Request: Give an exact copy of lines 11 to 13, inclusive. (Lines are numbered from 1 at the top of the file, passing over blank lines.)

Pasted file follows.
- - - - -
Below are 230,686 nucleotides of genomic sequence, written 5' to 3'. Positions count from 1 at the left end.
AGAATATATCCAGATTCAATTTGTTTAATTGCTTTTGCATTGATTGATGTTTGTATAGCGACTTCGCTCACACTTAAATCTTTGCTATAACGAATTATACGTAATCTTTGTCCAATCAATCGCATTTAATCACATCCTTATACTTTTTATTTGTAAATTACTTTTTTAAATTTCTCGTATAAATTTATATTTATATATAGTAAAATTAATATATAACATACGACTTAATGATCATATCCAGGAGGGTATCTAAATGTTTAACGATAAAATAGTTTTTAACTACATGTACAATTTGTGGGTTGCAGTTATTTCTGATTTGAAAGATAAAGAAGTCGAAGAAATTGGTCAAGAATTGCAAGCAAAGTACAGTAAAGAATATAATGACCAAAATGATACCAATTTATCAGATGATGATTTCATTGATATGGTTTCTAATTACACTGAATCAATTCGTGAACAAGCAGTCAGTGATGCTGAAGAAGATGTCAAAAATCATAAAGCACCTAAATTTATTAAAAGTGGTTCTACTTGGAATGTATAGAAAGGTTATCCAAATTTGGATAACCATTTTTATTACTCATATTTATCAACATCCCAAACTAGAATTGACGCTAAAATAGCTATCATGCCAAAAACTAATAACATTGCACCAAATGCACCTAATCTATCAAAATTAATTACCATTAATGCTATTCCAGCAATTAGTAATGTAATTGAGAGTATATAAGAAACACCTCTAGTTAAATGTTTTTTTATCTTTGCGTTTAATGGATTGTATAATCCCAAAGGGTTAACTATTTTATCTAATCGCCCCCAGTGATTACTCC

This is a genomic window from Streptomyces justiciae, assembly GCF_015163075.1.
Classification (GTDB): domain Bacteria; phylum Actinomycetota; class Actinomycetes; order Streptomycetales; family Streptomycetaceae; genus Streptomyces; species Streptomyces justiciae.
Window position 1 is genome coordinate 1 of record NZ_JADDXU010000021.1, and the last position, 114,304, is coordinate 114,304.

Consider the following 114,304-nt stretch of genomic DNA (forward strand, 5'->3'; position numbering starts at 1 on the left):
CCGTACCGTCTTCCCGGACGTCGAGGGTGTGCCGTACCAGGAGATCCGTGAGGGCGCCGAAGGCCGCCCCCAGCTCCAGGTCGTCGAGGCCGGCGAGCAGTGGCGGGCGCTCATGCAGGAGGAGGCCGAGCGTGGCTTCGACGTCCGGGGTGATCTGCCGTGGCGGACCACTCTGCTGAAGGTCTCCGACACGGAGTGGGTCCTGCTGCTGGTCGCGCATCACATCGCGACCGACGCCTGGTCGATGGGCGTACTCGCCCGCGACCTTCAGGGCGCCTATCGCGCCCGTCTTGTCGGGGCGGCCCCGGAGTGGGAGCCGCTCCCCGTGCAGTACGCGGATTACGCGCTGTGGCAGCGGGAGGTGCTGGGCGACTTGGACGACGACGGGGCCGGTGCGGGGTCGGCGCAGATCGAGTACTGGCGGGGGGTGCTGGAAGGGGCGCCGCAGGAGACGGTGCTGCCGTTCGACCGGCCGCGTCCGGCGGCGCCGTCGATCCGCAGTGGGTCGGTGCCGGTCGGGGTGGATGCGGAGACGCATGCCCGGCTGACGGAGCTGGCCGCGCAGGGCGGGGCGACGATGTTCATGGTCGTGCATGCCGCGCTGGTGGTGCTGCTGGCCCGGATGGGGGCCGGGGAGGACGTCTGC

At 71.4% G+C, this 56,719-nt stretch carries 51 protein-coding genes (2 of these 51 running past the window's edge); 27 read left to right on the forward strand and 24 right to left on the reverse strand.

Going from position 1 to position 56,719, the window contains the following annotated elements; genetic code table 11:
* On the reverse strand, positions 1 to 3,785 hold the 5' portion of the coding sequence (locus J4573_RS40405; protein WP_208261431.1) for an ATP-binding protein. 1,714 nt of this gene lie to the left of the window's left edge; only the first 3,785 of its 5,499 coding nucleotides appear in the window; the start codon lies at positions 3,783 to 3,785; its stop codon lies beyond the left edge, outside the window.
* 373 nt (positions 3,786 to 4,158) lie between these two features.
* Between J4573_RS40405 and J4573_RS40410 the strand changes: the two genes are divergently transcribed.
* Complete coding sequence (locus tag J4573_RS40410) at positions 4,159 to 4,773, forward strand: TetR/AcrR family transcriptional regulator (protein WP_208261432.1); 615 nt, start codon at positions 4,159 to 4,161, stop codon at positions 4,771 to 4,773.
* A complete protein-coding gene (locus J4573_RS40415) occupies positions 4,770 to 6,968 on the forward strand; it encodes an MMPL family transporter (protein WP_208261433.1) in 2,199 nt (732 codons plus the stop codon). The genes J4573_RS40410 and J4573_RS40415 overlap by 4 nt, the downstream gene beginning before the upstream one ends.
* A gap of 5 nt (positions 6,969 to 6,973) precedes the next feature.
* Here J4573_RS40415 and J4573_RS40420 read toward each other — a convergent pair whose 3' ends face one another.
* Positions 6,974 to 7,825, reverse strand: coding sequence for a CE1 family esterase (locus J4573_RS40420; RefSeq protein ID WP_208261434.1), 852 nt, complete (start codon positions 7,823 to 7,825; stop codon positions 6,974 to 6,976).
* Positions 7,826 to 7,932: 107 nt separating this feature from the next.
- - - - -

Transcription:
* 373 nt (positions 3,786 to 4,158) lie between these two features.
* Between J4573_RS40405 and J4573_RS40410 the strand changes: the two genes are divergently transcribed.
* Complete coding sequence (locus tag J4573_RS40410) at positions 4,159 to 4,773, forward strand: TetR/AcrR family transcriptional regulator (protein WP_208261432.1); 615 nt, start codon at positions 4,159 to 4,161, stop codon at positions 4,771 to 4,773.